How will you continue to build on this research?

The project presented at the workshop is a part of wider research on the synthesis of highly bioavailable antioxidants and molecules of biological importance. It is closely related to the habilitation thesis that I am preparing. In the future, I am planning to expand my research towards other applications of OSeCs, particularly in material science.

I want to take this opportunity to invite everybody interested in organoselenium chemistry to the next workshop WSeS11 that I am honored to chair in 2024 in Toruń, Poland.

 

Theresa Appleson PhD candidate at the University of Regensburg, Germany.

Can you tell us a bit about yourself and your research interests?

I grew up in Munich, where I also did my undergraduate and graduate studies at the Technical University of Munich (TUM) focusing on Organic and Macromolecular Chemistry. During my studies I was able to visit laboratories in Nice and Cardiff for research internships. I completed my Master’s degree with Prof. L. Hintermann working on the elucidation of the structure of the New Zealand Glowworm luciferin. My passion for Organic Chemistry drove my decision to move to Regensburg to join Prof. A. Breder for my PhD studies working on photoredox catalysis and alkene functionalisation. In my time outside the lab, I enjoy cooking with my friends as well as hiking in the alps and reading.

Can you briefly explain the research you presented at WSeS-10?

My research focuses on the direct oxidative functionalisation of alkenes. As unsaturated hydrocarbons present common building blocks in the synthesis of natural products and pharmaceuticals, my work contributes to finding new pathways for their build-up and further transformation. Traditionally, oxidative functionalisations of alkenes are realised by the usage of metal-based catalysts. Especially Pd-centred catalysts are reported to be able to transform a variety of mostly styrene- and terminal alkene-structures. I try to complement this specificity with a new catalytic system using non-functionalised, non-terminal alkenes. A dual catalytic system consisting of a photocatalyst and a selenium catalyst enables the desired transformation using light as a cheap energy source and oxygen from the air as the terminal oxidant. In previous reports our group was able to demonstrate the applicability of this system onto various substrates (Scheme 1). In this context, I focus on the design of (enantioselective) alkene functionalisations such as aminations, which I had a lot of fun presenting at the WSeS-10.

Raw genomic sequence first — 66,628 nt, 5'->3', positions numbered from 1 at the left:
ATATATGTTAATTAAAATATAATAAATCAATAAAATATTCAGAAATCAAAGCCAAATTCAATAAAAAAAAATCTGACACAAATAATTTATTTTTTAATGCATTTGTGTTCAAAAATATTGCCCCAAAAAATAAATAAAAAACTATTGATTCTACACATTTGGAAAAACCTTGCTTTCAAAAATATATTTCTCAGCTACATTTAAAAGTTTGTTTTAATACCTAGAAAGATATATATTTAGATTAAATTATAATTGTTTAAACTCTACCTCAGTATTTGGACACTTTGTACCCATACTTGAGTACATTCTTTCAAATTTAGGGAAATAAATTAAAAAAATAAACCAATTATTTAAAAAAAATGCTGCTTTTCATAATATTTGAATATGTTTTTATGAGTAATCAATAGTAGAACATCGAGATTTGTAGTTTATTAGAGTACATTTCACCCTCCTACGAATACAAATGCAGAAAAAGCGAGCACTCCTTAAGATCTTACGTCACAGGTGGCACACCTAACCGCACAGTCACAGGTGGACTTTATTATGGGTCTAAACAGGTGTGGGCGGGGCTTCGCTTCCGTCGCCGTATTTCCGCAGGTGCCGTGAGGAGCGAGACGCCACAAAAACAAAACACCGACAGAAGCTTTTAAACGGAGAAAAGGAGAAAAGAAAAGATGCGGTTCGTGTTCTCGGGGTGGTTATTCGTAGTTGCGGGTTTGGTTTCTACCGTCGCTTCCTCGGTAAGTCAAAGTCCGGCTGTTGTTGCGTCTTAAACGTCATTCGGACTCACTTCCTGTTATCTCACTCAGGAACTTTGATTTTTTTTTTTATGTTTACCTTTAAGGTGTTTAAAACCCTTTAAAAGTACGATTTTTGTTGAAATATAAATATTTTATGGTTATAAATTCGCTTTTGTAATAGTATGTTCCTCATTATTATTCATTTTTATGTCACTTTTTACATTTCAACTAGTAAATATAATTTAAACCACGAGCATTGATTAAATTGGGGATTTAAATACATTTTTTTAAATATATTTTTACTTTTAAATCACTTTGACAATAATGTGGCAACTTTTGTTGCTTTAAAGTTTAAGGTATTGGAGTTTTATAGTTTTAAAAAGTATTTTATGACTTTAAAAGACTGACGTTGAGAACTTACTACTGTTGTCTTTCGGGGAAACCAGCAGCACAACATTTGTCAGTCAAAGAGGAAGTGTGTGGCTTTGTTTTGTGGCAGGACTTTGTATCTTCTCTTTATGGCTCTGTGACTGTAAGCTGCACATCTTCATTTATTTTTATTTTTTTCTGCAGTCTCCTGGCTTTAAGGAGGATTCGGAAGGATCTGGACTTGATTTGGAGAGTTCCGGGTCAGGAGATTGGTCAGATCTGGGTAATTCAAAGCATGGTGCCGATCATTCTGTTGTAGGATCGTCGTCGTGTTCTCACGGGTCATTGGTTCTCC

Scheme 1: Allylic functionalisation of alkenes using photoredox- and selenium-catalysis. (Ortgies et al., 2017; Depken et al., 2018; Ortgies, Depken and Breder, 2016; Rode et al., 2018; Müller, Nagel and Breder, 2023)

What first interested you in this field of research?

In reported literature, described methods for the oxidative functionalisation of alkenes usually inhabit a poor atom-economy and are generating high-molecular waste. To make this method more environmentally tolerable, we developed a catalytic system that utilises autoxidation (oxidation with oxygen from the air) as the terminal oxidation step. This process generates only H2O as a waste product, making this chemistry greener to comparable methods. The combination of two catalytic systems and their perfect collaboration to introduce economical reactions makes this chemistry so fascinating for me.

How will you continue to build on this research?

Currently I am focused on developing a reaction protocol for the challenging enantioselective intermolecular amination to furnish allylic amines.

 

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For more information on WSeS-10, you can see their Twitter (@WSeS10br), Facebook (Wses congress) and Instagram (@wses10br) pages